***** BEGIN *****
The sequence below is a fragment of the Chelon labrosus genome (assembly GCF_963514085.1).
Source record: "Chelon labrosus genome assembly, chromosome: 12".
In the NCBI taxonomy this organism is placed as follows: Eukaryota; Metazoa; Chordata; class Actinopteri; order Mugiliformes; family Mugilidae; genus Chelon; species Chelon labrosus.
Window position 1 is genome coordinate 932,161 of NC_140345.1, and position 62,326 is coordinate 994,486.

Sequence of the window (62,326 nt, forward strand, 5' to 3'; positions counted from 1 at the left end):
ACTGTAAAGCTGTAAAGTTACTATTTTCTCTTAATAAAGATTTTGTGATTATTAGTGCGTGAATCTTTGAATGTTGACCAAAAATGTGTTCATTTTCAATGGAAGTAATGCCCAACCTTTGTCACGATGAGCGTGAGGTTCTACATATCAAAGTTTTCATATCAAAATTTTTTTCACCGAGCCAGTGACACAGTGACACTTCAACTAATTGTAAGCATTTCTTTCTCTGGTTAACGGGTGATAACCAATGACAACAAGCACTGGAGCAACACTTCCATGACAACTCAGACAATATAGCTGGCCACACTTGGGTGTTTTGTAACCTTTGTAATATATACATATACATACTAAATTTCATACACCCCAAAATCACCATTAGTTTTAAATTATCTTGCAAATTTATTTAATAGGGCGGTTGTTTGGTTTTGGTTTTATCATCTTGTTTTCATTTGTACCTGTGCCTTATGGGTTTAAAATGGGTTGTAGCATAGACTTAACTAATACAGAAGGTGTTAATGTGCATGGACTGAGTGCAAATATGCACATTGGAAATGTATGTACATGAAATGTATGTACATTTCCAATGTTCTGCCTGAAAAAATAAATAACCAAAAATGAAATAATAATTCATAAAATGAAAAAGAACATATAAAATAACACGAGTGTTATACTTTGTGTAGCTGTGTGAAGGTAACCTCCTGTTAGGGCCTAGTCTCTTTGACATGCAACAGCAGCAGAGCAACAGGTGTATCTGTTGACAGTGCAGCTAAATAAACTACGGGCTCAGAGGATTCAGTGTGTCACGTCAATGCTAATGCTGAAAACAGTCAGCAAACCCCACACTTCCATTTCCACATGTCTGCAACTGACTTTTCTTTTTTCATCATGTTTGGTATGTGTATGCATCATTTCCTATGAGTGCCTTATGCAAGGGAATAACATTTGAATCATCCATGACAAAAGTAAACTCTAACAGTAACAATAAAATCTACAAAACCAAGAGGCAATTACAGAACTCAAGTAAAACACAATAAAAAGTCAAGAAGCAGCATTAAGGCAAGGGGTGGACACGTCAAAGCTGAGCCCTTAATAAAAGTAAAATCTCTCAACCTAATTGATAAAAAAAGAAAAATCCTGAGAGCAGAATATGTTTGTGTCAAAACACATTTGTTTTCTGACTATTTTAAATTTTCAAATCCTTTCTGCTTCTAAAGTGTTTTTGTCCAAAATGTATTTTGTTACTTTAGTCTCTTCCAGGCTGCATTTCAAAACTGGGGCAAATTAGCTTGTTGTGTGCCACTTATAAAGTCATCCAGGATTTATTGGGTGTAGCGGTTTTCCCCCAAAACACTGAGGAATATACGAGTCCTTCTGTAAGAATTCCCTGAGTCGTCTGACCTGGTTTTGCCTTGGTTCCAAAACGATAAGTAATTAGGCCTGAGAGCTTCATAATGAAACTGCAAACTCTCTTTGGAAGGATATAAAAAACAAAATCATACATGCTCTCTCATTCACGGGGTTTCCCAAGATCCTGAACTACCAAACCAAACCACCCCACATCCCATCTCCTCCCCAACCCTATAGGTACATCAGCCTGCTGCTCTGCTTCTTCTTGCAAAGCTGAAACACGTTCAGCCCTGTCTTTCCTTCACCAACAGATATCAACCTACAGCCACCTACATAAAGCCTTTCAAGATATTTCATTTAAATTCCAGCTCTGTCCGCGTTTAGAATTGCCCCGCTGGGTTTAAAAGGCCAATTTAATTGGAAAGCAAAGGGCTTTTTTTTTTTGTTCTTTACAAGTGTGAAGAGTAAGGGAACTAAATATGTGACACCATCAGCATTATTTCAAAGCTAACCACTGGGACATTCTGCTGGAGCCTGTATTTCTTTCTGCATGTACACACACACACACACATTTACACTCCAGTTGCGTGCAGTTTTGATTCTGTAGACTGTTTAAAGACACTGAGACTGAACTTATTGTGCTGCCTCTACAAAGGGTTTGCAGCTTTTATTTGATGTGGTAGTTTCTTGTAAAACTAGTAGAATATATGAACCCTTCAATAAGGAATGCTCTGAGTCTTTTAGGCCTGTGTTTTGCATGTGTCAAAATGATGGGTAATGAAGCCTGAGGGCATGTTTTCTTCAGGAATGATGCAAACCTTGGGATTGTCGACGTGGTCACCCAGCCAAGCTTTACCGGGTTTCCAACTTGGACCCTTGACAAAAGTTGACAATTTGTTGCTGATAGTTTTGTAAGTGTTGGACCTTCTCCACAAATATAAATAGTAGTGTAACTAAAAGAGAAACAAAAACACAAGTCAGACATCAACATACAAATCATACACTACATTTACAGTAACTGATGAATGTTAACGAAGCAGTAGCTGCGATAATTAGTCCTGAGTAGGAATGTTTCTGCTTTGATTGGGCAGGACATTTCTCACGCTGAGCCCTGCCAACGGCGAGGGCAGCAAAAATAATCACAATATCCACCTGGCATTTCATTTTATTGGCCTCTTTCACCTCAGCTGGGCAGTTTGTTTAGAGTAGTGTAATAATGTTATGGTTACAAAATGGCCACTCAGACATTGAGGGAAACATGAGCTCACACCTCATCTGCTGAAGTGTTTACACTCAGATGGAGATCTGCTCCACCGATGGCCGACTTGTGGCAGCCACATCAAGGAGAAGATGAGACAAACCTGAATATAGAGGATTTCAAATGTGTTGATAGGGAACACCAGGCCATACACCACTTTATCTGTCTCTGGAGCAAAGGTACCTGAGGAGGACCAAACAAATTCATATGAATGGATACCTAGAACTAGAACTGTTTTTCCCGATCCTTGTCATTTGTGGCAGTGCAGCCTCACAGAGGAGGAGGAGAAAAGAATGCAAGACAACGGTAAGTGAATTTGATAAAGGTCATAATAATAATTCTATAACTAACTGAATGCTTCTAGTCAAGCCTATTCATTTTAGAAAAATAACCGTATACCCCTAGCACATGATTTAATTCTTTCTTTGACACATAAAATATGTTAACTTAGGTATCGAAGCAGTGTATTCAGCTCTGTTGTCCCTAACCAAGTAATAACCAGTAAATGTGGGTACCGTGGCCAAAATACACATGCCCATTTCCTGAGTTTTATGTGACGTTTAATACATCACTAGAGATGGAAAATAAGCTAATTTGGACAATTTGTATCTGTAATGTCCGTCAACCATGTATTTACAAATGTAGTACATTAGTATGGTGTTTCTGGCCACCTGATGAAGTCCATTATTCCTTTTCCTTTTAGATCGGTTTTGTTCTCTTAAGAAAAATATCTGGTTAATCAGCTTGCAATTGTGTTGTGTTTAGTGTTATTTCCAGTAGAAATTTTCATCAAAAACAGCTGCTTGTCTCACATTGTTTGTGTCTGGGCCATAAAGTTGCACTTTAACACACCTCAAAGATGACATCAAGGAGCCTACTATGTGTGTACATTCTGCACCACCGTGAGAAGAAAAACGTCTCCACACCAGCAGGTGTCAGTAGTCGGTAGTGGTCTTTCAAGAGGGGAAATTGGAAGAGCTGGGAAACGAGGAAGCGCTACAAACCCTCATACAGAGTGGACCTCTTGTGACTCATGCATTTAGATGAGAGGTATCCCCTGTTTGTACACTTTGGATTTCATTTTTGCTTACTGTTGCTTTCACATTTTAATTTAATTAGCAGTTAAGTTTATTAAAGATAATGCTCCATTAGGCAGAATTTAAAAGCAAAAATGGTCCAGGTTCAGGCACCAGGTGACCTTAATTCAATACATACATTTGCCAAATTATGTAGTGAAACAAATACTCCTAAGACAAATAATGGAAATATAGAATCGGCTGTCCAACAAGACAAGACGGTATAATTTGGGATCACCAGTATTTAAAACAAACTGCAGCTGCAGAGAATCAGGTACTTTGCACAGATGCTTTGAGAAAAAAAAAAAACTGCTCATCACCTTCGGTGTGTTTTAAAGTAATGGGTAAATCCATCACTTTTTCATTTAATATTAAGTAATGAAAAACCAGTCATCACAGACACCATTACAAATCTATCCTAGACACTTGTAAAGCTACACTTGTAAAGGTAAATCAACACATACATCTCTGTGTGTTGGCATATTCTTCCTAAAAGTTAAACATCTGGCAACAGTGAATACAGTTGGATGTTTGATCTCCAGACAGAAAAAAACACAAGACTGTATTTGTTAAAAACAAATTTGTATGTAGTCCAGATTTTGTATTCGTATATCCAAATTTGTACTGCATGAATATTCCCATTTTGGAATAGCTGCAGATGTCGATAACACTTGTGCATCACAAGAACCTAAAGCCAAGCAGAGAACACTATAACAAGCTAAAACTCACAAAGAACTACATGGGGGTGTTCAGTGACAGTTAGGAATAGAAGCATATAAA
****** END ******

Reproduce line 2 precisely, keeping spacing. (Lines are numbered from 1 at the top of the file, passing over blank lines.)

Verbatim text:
Source record: "Chelon labrosus genome assembly, chromosome: 12".